Texas Tech officials learned a lot about their emergency alert system following the shooting of a university police officer in October and a bomb threat the next month. Tech emergency management coordinator and university’s general counsel Ronald Phillips says reviews after each incident provided insights that will help make the system better.
“These incidents have taught us things about how we respond, how we handle things, how we communicate, and hopefully we have learned from each incident and we get more effective and more efficient,” he says.
When bad weather -- an ice or heavy snow storm or a possible tornado – hits Lubbock, someone in the university president’s office handles the emergency alert. Those are known and expected events.
But when an unexpected event happens, the Texas Tech police department usually initiates the messaging effort.
“The way we’ve designed our system is for the police to immediately get a message out about the event,” he says. “But pretty soon what’s going to happen is that police dispatch is going to be consumed with 911 calls…so we want to transition as quickly as we can from police to our communications folks.”
Phillips says there was a delay of about 20 minutes in getting out the alert after Tech police officer Floyd East Jr. was fatally shot allegedly by a freshman the evening of Oct. 9. Usually, an emergency alert from the police department goes out within a couple of minutes.
“The one was unique in that the individuals that were supposed to get the message out were hiding under desks,” he explains.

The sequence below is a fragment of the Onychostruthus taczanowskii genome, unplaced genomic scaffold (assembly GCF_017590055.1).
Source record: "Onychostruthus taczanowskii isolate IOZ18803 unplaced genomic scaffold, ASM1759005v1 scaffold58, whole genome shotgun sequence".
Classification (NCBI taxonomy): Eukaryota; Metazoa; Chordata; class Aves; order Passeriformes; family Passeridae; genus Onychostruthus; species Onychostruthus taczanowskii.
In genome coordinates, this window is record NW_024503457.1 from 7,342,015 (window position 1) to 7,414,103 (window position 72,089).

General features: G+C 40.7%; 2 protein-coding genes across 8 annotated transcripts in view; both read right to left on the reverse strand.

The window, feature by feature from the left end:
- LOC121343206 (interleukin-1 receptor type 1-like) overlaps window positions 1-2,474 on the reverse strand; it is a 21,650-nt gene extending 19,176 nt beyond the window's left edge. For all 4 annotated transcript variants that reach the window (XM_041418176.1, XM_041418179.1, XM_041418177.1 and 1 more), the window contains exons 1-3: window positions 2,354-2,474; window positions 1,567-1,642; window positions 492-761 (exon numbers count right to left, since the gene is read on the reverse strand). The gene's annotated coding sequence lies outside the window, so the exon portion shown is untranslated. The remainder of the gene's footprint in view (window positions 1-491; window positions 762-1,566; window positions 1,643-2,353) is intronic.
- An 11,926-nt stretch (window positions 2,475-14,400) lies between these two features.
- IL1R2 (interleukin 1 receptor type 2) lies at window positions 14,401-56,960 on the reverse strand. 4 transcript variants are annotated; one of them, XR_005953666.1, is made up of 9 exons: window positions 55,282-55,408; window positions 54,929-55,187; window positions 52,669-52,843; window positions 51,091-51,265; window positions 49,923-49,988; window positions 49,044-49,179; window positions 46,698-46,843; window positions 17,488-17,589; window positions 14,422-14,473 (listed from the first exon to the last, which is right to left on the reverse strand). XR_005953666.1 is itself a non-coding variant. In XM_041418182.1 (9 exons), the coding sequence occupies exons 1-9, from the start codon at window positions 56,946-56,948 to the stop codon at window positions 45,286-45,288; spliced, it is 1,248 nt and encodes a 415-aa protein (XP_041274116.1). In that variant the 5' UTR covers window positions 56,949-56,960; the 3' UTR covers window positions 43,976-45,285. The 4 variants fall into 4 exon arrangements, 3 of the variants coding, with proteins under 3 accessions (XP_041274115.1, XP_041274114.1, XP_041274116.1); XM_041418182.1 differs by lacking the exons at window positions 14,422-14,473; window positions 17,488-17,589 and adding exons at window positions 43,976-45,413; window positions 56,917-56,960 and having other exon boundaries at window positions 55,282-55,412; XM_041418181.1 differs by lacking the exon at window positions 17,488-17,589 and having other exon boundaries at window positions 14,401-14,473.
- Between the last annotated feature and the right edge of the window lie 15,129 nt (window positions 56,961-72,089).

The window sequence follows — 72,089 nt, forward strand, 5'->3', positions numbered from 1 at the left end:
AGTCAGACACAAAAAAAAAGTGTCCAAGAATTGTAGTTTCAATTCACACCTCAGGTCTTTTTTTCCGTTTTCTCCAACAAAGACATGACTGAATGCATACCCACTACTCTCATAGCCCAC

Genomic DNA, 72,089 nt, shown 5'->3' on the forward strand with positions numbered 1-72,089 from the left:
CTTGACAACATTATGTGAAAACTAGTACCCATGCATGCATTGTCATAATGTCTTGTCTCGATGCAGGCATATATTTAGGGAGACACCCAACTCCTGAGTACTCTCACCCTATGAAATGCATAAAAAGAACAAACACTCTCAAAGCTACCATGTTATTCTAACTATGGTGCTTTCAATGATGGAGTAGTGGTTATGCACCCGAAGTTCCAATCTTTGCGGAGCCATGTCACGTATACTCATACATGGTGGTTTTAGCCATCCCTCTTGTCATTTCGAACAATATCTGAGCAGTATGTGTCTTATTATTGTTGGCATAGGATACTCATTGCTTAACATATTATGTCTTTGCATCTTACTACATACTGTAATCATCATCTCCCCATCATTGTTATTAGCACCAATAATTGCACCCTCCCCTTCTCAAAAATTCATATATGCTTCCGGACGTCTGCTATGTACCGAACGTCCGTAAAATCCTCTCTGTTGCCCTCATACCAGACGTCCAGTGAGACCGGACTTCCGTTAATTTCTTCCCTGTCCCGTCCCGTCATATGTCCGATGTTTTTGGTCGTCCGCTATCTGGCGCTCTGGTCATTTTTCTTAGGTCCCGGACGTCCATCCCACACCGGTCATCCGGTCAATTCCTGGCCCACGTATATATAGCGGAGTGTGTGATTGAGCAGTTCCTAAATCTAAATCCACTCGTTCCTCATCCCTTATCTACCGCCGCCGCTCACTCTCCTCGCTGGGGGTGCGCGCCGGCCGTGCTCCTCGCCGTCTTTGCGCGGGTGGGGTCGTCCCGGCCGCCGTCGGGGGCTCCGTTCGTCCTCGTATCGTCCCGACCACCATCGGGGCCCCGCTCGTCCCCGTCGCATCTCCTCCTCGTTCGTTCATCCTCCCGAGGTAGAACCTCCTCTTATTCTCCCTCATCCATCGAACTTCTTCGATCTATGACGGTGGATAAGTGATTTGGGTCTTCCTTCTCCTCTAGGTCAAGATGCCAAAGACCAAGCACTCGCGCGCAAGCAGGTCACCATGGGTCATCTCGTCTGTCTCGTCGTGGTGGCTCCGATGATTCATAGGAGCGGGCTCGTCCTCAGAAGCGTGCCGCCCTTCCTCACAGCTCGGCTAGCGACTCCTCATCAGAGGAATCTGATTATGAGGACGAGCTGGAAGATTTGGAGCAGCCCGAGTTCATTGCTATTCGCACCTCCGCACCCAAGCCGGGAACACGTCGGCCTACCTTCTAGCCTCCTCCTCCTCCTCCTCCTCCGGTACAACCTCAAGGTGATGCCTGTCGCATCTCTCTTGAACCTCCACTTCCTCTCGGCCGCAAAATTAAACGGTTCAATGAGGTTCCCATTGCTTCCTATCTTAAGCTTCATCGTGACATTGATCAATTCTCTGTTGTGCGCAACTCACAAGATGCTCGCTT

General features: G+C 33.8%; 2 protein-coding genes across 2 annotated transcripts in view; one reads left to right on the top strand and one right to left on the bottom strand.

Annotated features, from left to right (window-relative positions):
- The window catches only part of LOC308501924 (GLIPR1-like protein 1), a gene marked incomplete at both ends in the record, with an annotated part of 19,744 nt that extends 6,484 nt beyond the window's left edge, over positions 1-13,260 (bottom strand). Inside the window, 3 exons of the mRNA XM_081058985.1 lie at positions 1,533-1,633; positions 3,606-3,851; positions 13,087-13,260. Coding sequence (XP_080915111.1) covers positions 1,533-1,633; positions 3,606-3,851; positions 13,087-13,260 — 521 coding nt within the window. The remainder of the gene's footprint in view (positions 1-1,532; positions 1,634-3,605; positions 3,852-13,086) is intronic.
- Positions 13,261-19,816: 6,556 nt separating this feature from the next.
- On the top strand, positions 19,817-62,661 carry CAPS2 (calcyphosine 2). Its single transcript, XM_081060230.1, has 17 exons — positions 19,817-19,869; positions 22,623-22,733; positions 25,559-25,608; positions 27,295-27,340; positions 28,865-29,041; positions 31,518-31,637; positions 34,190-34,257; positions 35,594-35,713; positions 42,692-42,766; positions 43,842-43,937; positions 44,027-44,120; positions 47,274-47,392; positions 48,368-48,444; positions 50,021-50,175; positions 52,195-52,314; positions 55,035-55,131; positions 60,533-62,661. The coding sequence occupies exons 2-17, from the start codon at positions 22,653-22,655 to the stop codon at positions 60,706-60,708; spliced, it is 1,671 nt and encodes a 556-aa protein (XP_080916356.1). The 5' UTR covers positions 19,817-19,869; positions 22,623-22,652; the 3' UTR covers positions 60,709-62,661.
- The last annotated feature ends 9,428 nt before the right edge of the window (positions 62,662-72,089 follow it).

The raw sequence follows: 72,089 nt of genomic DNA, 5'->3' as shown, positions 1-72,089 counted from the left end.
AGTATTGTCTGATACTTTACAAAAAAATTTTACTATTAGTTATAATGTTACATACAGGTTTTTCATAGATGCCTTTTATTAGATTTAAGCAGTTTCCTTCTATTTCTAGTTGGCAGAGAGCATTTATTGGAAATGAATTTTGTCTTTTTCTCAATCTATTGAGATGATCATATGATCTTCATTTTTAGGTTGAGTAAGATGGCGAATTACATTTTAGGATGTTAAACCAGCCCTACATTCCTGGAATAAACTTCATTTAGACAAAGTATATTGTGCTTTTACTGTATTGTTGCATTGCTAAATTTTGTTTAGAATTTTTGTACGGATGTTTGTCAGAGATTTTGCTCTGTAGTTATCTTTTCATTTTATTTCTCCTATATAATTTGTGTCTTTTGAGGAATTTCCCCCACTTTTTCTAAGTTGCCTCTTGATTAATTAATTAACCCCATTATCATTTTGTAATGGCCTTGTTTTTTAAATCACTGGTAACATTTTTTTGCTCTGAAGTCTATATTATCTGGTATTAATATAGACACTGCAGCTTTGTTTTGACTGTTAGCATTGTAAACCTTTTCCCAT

The alert went out once the police department had been cleared, Phillips said, calling the delay, “understandable.”
The alert system was implemented in 2007 and has been enhanced through the years. Currently, a mass messaging contract covers the university, the health sciences center and Angelo State University.
Phillips says others on campus have been added.
Templates for various scenarios are preloaded into the messaging system. When an alert needs to be issued, either police officials or someone in the president’s communications operation picks the template and may edit it to specify location and add other information.
The messages go out to about 45,000 people via text, email and voice, or all three. It depends on what students, faculty and staff designate on the emergency alert notification page. The messages also go out the university’s social media accounts, are posted on the university’s websites and displayed on monitors across campus.
“That’s an effective process to communicate with 45,000 people in two minutes,” Phillips says, “That’s pretty good.”
Phillips says there was a small snafu when the alert went out about a bomb threat reported Nov. 20. The voice icon in the alert system hadn’t been clicked. If it had, the phone call would have stated the area of concern was around Talkington Hall.
That’s what the text and email alerts said because those icons had been clicked once the template was revised to pinpoint the area on campus. Instead, the voice alert told recipients to evacuate.
Officials did reviews of the system after the October shooting and after the bomb threat. “We welcome that because you’re dealing with peoples’ lives and if you can find a way to get better, than let’s get better,” he says.